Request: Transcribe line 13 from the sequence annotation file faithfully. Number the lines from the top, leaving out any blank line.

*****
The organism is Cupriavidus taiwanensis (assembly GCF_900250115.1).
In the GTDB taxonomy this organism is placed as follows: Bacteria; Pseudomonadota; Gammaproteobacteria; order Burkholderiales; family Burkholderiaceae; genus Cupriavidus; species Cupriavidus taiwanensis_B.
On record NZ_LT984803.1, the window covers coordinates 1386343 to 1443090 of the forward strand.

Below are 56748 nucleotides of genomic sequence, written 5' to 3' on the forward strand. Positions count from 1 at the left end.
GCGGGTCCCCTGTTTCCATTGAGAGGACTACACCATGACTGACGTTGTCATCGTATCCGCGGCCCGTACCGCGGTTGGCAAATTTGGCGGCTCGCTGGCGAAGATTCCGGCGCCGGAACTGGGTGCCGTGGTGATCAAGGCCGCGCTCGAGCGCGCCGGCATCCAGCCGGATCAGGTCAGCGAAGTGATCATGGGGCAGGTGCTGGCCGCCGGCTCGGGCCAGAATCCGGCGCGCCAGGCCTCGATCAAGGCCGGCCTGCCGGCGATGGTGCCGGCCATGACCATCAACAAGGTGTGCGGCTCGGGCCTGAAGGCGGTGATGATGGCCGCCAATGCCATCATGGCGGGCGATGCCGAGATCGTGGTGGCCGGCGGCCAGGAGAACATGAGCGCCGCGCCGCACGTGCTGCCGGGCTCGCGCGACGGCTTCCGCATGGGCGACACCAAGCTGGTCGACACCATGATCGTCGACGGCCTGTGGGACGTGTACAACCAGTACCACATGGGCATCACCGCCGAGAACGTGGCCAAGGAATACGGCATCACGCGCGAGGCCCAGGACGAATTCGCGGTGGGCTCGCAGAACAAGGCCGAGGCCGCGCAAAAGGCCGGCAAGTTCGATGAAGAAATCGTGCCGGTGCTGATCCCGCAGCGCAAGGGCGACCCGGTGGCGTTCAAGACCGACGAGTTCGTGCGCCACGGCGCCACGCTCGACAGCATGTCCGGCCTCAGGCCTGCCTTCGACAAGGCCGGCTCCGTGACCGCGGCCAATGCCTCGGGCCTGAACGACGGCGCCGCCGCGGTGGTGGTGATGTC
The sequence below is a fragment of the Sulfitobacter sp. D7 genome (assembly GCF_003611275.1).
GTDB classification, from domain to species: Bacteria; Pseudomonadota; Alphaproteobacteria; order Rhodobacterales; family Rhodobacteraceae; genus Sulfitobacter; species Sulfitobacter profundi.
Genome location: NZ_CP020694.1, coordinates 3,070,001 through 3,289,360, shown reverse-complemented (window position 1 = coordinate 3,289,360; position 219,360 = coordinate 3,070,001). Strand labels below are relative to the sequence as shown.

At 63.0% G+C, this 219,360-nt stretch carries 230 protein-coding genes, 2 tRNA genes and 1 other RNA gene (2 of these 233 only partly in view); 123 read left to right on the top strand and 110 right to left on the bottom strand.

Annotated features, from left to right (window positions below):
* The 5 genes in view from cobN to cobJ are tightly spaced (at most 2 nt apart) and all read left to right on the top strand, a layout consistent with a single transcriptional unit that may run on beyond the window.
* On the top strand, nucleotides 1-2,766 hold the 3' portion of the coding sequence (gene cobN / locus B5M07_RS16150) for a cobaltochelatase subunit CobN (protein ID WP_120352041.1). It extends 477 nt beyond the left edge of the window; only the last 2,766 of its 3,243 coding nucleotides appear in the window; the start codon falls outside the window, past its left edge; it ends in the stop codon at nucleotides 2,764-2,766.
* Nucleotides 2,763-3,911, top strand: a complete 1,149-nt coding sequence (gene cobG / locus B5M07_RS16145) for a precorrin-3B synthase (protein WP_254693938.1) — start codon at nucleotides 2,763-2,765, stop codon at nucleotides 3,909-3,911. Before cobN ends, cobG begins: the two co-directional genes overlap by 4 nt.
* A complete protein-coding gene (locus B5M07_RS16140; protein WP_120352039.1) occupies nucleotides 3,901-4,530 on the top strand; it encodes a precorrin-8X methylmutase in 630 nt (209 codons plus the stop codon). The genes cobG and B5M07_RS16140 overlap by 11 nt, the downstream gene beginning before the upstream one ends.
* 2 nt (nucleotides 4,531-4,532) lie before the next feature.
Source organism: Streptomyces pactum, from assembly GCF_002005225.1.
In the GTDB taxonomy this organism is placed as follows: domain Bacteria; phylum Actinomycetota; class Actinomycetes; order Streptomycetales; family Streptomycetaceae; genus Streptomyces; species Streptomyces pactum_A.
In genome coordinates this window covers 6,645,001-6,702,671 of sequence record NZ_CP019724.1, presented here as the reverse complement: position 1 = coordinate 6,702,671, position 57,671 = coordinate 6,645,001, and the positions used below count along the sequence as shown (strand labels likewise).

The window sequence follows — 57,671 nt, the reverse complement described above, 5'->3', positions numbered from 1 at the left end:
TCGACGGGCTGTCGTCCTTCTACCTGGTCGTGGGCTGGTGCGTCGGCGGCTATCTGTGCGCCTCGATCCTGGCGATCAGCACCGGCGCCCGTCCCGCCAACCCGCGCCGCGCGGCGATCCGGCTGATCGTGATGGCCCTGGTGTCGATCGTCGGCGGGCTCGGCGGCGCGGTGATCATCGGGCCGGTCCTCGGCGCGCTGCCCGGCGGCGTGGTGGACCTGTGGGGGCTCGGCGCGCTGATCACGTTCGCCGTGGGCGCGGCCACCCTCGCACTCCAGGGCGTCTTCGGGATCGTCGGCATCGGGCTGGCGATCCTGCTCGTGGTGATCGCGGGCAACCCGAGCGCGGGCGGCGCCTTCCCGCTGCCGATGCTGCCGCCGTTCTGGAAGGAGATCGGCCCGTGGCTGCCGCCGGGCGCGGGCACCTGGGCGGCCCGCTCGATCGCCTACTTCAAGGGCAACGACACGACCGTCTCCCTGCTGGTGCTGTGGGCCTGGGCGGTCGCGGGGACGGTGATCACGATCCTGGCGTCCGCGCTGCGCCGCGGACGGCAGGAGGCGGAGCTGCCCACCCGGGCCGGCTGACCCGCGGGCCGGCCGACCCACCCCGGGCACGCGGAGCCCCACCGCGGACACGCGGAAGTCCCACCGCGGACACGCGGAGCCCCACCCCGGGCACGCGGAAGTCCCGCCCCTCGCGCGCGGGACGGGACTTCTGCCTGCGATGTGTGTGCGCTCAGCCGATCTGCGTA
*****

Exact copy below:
* Nucleotides 2,763-3,911, top strand: a complete 1,149-nt coding sequence (gene cobG / locus B5M07_RS16145) for a precorrin-3B synthase (protein WP_254693938.1) — start codon at nucleotides 2,763-2,765, stop codon at nucleotides 3,909-3,911. Before cobN ends, cobG begins: the two co-directional genes overlap by 4 nt.